## Puzzle corner: Sylvy’s puzzle #5

Here is my next puzzle! Sorry that it’s been greatly delayed.

I mentioned previously the problem of constructing the midpoint of a given circle, using only ruler and compass. One student solved it nearly immediately (congratulations!), so here I offer a more general problem.

#### Sylvy’s puzzle #5

Given a parabola in the plane, construct its vertex using straightedge-and-compass construction (sometimes called `ruler-and-compass’ construction).

**Straightedge-and-compass constructions**

I want to give a rough description of what it means to perform a `straightedge-and-compass’ construction. We work in the Euclidean plane . You may be familiar with using a ruler and pair of compasses to construct geometrical drawings. For example, if you are given two points you can use the compasses to draw a circle with centre and radius .

Further, you can then construct a regular hexagon inside that circle such that the edge-length of the hexagon is equal to the radius of the circle. If you’ve not done it before, try it! It’s quite fun!

The issue arises: what shapes can one draw in this way? And which points in the plane can arise as intersections of circles/lines that have been constructed in this way?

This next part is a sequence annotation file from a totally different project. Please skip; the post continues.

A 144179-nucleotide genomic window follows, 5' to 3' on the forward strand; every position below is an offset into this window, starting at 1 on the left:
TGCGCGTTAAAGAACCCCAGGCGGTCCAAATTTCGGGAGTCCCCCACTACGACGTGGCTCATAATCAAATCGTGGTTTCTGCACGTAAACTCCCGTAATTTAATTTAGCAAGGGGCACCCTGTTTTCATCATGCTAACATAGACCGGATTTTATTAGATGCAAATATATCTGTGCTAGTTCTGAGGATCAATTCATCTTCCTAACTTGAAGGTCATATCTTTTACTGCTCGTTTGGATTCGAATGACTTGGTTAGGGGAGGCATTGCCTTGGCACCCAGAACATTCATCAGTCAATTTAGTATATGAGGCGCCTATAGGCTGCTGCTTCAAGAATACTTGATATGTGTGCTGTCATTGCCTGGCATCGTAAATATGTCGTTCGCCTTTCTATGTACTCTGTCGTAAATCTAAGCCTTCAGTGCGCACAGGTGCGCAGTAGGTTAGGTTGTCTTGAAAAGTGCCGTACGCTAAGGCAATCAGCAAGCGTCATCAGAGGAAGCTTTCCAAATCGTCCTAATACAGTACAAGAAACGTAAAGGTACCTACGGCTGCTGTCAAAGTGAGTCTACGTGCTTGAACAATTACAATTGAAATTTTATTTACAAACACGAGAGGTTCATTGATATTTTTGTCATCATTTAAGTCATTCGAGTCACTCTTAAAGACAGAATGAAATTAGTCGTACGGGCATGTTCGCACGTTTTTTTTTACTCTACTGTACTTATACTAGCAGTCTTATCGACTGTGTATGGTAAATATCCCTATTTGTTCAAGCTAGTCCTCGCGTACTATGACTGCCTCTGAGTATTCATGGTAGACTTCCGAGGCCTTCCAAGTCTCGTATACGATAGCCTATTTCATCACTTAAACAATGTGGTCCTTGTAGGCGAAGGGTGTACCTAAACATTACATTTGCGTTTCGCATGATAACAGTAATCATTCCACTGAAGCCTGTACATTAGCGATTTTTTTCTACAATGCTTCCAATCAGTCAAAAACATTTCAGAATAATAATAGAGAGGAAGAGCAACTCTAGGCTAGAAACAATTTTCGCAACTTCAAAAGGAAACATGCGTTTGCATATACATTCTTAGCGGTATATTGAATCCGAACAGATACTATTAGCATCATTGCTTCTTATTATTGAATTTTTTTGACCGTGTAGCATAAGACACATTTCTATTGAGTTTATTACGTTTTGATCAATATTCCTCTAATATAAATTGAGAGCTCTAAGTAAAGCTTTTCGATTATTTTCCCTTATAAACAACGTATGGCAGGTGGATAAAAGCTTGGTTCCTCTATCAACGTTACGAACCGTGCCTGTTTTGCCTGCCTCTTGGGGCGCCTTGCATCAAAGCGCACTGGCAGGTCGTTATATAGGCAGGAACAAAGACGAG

We start with two points , as above. What can we do with ? We can draw a unique straight line which passes through , we can draw a circle with centre and radius , and we can draw a circle with centre and radius .

These three `circle-lines’ intersect in various points: draw them! The two circles intersect in two points; the line intersects in two points, one of which is ; and the line intersects in two points, one of which is .

Anyway, we get four new points. Using these new points, together with in various ways, we can construct other circle-lines. Then we can consider the intersections of *those*. And so on. All of these points that we obtain are said to be *constructible*. The key point is that there must be some *finite* sequence of points and circle-line constructions to get from to .

For simplicity (and so that we don’t have to worry about our choice of and ), we usually set to be the origin and set to be .

**Deadline: **11am Thursday 3rd of December

(you can either send your solution by email or put a hand-written solution into the folder on my office door)

**Prize: **something chocolatey? I’m open to suggestions…

**Solution: **I’ll post the solution soon after the deadline.

The webpage for these puzzles is http://anscombe.sdf.org/puzzle.html

Have fun!

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